COVID-19 is a stealth virus and an entirely new one. It can breeze through a community much like the flu, but is ten times deadlier.
It is highly contagious and could have an infection rate between 35 per cent and 70 per cent in Canada. That means if one infected person mingles in a crowd of 50 people and shakes hands and sneezes, between 15 and 35 people will become infected.
By the time health officials reported three deaths from COVID-19, as many as 1,500 infections have already passed through the community, reports University of Toronto epidemiologist David Fisman. How can that be when the reported death rate in other countries is far higher than three out of 1,500? Because we are at a moment when the virus is being spread quickly and widely but quietly because so many aren’t yet showing symptoms. The curve is almost certainly sharply steepening; we just can’t see it yet.
Dr. Michael Warner, an intensive care doctor at Michael Garron Hospital, elucidates on the math: There are 14.5 million Canadians in Ontario. Thirty per cent could contract COVID-19. Of those infected, five per cent will require time in intensive care. That’s 217,500 patients. But there are only 400 ICU physicians in Ontario who normally care for 12 to 16 patients.
“Soon everyone in Canada will know someone with #COVID-19. Do we have to wait for this to occur to acknowledge it is completely irresponsible for the government to deem safe gatherings of (less than) 50 people?” he recently asked on Twitter.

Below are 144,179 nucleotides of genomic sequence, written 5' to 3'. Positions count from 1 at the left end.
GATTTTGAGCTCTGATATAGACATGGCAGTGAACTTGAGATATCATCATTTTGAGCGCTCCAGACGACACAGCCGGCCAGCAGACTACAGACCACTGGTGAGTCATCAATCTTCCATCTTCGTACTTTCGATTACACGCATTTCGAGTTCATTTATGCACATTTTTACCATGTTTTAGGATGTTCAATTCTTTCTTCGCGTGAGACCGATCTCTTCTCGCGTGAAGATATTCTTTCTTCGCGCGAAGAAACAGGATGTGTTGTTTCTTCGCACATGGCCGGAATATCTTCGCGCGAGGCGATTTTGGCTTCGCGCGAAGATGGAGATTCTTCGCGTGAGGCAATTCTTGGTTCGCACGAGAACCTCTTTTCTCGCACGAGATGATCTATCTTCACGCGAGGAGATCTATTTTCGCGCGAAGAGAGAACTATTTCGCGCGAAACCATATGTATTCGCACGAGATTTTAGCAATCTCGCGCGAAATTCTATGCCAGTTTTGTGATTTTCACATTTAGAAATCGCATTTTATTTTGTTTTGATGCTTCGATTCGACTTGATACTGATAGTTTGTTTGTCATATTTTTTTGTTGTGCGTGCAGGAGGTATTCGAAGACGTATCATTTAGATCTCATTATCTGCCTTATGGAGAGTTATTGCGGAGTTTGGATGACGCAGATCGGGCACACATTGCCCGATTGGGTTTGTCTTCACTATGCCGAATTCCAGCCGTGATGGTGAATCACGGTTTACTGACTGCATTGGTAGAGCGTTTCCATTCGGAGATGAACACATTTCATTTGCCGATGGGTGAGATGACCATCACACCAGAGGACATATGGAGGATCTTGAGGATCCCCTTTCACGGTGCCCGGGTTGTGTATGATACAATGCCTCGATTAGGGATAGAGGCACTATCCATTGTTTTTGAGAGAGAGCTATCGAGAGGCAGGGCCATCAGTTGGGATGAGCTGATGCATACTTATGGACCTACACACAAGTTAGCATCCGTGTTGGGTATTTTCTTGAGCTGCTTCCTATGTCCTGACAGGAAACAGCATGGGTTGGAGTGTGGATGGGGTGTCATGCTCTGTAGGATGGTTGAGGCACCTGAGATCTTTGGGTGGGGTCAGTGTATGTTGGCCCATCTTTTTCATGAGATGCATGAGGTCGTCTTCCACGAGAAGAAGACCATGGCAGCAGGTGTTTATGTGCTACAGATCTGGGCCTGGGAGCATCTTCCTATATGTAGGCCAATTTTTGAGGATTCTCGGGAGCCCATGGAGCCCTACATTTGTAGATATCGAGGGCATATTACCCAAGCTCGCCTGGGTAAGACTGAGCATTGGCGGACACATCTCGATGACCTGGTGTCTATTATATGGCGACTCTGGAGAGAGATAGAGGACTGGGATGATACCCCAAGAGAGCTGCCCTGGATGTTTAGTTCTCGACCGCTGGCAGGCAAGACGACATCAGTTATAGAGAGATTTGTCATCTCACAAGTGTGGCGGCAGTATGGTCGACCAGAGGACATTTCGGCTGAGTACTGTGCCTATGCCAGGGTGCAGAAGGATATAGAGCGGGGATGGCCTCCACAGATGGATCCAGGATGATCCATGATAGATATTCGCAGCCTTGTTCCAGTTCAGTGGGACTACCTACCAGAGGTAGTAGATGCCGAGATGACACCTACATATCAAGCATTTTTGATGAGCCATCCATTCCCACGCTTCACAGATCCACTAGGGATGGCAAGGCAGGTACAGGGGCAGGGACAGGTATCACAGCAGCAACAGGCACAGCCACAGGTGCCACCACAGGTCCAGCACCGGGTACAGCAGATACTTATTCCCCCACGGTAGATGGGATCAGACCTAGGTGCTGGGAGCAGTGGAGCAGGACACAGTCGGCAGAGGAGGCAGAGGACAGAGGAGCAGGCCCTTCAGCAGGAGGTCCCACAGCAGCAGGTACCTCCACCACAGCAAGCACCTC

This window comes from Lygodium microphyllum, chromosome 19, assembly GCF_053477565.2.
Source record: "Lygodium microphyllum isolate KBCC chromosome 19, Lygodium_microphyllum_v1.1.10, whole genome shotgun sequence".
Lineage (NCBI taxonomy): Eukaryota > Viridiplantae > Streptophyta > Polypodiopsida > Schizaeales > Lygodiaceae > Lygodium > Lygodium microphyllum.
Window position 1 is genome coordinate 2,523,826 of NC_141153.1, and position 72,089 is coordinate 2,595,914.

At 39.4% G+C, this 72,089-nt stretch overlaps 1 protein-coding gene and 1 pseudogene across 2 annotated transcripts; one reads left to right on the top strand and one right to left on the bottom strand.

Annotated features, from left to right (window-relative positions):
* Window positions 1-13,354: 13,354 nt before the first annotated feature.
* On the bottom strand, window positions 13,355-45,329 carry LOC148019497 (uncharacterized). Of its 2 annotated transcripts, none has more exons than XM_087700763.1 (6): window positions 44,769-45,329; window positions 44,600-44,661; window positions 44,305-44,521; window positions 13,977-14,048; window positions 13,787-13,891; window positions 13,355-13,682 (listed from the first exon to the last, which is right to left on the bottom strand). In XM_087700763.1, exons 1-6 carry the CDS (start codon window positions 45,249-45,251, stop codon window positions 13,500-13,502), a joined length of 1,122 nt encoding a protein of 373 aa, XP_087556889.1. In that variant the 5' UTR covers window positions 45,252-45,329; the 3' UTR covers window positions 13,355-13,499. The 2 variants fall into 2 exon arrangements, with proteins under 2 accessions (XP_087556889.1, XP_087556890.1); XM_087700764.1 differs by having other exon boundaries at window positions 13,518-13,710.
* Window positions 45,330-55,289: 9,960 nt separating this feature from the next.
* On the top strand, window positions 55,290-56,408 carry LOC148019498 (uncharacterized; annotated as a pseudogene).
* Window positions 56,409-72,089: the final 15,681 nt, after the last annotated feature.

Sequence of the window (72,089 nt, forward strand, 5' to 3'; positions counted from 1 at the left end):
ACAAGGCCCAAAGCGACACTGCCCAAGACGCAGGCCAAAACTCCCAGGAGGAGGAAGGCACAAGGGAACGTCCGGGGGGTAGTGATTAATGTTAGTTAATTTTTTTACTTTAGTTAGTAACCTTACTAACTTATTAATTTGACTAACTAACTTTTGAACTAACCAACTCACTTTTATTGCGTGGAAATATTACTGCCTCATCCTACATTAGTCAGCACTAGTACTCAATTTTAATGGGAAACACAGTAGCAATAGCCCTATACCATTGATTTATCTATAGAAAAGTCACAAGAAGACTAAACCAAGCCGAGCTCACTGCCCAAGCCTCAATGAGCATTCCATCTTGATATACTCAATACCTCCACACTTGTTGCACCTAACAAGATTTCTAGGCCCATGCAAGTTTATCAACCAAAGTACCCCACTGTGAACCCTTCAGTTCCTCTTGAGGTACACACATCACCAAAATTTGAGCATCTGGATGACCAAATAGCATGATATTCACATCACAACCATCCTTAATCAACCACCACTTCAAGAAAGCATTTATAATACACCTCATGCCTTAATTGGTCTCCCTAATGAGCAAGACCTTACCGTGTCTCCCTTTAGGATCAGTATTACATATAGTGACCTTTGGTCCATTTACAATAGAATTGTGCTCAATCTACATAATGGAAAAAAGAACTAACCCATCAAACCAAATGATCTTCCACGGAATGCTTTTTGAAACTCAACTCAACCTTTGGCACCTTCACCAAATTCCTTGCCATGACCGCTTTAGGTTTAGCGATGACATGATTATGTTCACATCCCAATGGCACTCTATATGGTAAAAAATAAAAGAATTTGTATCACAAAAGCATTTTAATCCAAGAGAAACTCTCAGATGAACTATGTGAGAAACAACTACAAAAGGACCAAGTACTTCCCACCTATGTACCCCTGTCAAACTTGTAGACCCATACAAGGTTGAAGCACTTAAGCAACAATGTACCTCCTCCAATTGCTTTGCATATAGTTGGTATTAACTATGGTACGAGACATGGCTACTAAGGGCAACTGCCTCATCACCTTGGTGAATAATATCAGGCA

“If you wait until it's a crisis and then say we're going to respond to this crisis by implementing drastic public health measures, they will work, they will work predictably, but you've already missed the boat,” Fisman has warned repeatedly.
“The time to intervene,” he said on CBC, “was before it got bad because you knew it was going to get bad, you knew that when it was quiet was the time for you to intervene.”
But let’s not interpret such sound analysis for a statement that our actions no longer matter.
China also didn’t act early. It minimized this cold-like virus for a month for a variety of political and social reasons. It even attacked doctors who warned that this was no normal cold virus. And so Wuhan City, an industrial town of 11 million, got overwhelmed. As Iran and Italy are now overwhelmed.
Math guys at the University of Southampton in the U.K. recently parsed the data and reached these impressive conclusions: Without the introduction of rapid testing, isolation of the infected and severe travel restrictions, the Chinese outbreak would have been 67 times worse than it was at the end of February, with 145,325 cases.
Had the Chinese overcome inertia and imposed the interventions one week earlier, 66 per cent fewer people would have been infected. Had they introduced the measures three weeks earlier, they would have reduced infections by 95 per cent.
The math modelers offered this conclusion: “The non-pharmaceutical Interventions deployed in China appear to be effectively containing the COVID-19 outbreak, but the efficacy of the different interventions varied, with the early case detection and contact reduction being the most effective."